If you’re looking to travel somewhere in Japan beyond the usual major cities, you could do a lot worse than Yamagata — by which we mean, you should go. Like, as soon as possible. This beautiful, underrated prefecture in the Tohoku region is a real gem of a rural travel destination. Cultural heritage, natural beauty, fantastic food, traditional crafts, friendly locals — no matter your interest, Yamagata is almost certain to scratch that itch. 

For a certain subset of creative-minded travellers, Yamagata’s traditional crafts and culture will be the highlight of their journey. Not only is the artistry simply amazing to witness, visiting today also means being able to see the creative evolution of time-honoured traditions. 

At Tomihiro, 26th-generation kimono producer. Photo by Derek Yamashita

One of the best ways to learn about Yamagata’s traditional crafts is to book an experience with local artisans who have honed their craft over generations. In a region with very few English speakers, it’s often expedient to do this through a tour operator — which is where The Hidden Japan comes in.

Building on their five-year track record of cultivating strong relationships with artisans and small businesses, Yamagata-based tour operator The Hidden Japan has released ‘Old Side of Yamagata,’ a series of tours across Yamagata and Murayama cities with a focus on immersive, hands-on cultural experiences unique to the region. The tours combine elements of their existing offerings such as bar-hopping and sake tours, with newer experiences such as imo-ni (taro and meat hotpot) cooking classes and tsumugi kimono cloth weaving guided by a craftsperson at one of Japan’s top 3 kimono producers. 

Exploring a sake brewery. Photo by Derek Yamashita

Why join a tour, anyway? For one, it elides any linguistic barriers, as many craftspeople don’t speak fluent English. For another, small-scale tours such as these give you unparalleled insight by having you experience something alongside locals. As a bonus, you’ll feel like you’re experiencing Japan alongside a friend living here in Japan, and getting an exclusive inside experience. 

If you love crafts and traditional culture, and you’re looking for somewhere off the beaten path, put Yamagata on your travel bucket list. You won’t regret it! The following are a handful of our favourite activities in the prefecture, all of which you can do with The Hidden Japan.

Experiencing safflower dyeing at Tomihiro. Photo by Derek Yamashita

Safflower dyeing

For an only-in-Yamagata craft experience, benibana-zome or safflower dyeing should be at the top of your list. As the name suggests, it involves using safflowers to dye textiles and other materials. These bright yellow flowers are harvested in summer and processed into hanamochi (literally, flower cakes) that yield a lustrous red dye when reconstituted in water. Using akagake — an iron-rich mud — during the dyeing process makes the end result even more vibrant.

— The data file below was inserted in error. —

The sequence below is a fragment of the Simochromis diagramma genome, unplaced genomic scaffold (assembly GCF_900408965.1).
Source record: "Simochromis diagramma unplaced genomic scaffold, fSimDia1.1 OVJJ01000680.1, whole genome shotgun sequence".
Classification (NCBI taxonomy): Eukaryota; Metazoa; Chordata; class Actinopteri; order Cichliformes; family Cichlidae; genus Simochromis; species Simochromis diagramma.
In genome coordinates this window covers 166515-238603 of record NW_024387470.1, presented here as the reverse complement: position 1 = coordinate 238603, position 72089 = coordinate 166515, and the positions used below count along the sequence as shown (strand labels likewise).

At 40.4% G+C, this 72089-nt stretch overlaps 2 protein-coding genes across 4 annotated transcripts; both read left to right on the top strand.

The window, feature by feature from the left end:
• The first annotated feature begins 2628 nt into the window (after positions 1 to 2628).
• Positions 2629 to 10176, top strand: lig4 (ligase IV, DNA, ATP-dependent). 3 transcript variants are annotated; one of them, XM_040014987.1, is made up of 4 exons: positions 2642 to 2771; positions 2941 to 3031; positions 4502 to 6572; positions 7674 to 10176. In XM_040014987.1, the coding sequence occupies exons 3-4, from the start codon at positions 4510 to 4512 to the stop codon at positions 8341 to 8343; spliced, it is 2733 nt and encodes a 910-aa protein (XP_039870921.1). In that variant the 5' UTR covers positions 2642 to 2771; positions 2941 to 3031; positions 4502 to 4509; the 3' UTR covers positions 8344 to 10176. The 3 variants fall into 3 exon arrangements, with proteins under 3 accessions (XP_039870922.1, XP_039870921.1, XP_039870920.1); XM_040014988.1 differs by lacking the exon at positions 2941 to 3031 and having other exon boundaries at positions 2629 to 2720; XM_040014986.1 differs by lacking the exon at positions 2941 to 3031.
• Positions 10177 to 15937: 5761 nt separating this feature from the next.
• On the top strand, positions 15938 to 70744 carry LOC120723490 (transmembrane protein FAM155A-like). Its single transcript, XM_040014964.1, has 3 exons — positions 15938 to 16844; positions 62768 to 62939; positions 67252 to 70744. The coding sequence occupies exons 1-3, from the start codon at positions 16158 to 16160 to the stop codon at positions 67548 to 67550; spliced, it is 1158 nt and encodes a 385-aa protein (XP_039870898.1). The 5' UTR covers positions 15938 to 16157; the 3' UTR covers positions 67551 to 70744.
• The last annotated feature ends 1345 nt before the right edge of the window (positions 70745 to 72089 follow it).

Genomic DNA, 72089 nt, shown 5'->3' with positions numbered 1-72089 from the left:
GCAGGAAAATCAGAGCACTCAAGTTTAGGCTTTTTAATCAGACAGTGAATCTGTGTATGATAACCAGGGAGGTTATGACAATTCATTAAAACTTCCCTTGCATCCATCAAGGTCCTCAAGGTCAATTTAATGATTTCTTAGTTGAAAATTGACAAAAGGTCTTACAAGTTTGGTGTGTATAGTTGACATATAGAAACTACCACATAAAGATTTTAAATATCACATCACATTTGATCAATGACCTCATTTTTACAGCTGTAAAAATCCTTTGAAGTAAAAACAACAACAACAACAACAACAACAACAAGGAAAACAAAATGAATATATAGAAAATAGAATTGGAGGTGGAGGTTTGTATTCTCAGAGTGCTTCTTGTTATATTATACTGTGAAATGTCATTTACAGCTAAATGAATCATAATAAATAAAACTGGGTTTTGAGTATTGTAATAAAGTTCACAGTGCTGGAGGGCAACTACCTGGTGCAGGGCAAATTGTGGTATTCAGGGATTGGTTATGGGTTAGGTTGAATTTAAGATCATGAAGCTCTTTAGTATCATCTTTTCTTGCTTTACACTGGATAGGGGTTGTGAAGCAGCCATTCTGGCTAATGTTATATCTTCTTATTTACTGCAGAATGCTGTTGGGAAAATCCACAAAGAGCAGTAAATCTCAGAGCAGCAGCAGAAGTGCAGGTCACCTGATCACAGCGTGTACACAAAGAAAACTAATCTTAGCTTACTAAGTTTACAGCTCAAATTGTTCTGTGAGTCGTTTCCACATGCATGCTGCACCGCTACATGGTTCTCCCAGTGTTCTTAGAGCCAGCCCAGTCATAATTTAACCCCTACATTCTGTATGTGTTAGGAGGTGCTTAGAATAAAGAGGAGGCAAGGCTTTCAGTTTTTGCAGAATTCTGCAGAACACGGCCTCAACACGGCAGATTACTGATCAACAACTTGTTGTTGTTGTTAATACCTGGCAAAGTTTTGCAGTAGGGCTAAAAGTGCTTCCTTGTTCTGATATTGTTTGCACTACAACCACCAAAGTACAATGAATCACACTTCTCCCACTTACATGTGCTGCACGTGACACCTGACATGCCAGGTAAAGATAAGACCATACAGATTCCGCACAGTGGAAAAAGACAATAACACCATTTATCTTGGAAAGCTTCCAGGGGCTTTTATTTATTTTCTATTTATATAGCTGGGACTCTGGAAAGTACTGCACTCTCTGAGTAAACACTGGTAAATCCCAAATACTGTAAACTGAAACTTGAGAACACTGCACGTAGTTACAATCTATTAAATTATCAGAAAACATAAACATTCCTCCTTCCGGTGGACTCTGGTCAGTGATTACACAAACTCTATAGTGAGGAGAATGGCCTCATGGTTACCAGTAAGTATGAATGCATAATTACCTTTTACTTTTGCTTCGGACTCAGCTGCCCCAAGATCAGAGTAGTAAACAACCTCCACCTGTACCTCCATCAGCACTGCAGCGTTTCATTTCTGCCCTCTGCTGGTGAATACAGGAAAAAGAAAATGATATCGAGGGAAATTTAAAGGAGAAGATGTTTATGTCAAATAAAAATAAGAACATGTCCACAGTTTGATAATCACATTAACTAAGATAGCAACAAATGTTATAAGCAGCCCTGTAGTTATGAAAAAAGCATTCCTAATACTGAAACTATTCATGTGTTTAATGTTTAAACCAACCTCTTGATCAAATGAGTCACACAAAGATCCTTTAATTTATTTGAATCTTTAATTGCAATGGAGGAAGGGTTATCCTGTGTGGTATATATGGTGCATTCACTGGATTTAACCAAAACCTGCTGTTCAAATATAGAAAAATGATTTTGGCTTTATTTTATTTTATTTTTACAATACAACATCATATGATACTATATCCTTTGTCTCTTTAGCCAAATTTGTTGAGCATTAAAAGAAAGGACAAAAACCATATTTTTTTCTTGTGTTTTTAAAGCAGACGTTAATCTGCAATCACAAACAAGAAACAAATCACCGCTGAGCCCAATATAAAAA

One great place to experience this is at Tomihiro, a 26th-generation kimono atelier that’s also one of Japan’s top three kimono producers. It’s rather amazing being able to interact directly with and learn from dyeing artisans with such a storied lineage!

An artisan weaves kimono cloth at Tomihiro. Photo by Derek Yamashita

Weaving kimono cloth

Many visitors to Japan want to try on a kimono, and maybe even learn about how one is made — but why not go one step further and try weaving a bit of the cloth itself? At Tomihiro, not only can you learn about its history and watch skilled craftspeople expertly create beautiful kimono cloth with complicated foot-operated treadle looms, they can even teach you the starting points in the coaster-weaving experience. 

You’ll choose a couple of colours from a selection of silk yarn, and learn how to operate the pedals and flick your threaded shuttles back and forth to weave a coaster. It’s far more involved than it looks — the artisans make the hand-eye-foot coordination look absolutely effortless — but it’s incredibly rewarding.

Imo-ni is a rustic Yamagata stew of taro and beef. Photo by Derek Yamashita

Imo-ni cooking classes

Imagine a large, merry gathering of people on the river banks or an open field somewhere. It’s autumn and the air is crisp, a breeze in the air. There are huge cauldrons bubbling away, and the air is thick with the sweet-savoury smell of soy sauce, braising beef, and root vegetables. This is an ‘imo-ni’ party, a traditional Yamagata activity where people gather to cook a big pot of meat-and-taro stew and enjoy it together. It’s an incredibly fun communal activity! 

If you haven’t been fortunate enough to receive an invite, the next best thing to do is to take a cooking class with The Hidden Japan. You’ll learn how to make this delicious stew with a friendly local auntie — first, you’ll head to the local market together to pick up your ingredients, and then spend a morning in the kitchen laughing and cooking, followed by a hearty lunch enjoying the fruits of your labours. Afterwards, maybe you can bring the ‘imo-ni’ tradition back to your home country!

A selection of Yamagata’s finest sake. Photo by Derek Yamashita

Sake tasting

Yamagata is famous throughout Japan for its sake, and rightfully so — it’s both extremely mountainous and a rice-producing region, meaning a ready supply of pristine mineral-rich water and delicious rice for making great sake.

Booze fiends and casual drinkers alike will love exploring the world of Yamagata’s sake. Naturally, the best way to do this is through hands-on experience, i.e. drinking the stuff. Consider booking a sake tasting with local brewer Taro Kumagai — accompanied by staff interpretation courtesy of the Hidden Japan — to learn about the flavours and unique characteristics of the region’s sake. Just make sure you have plenty of room in your suitcase to bring several bottles home.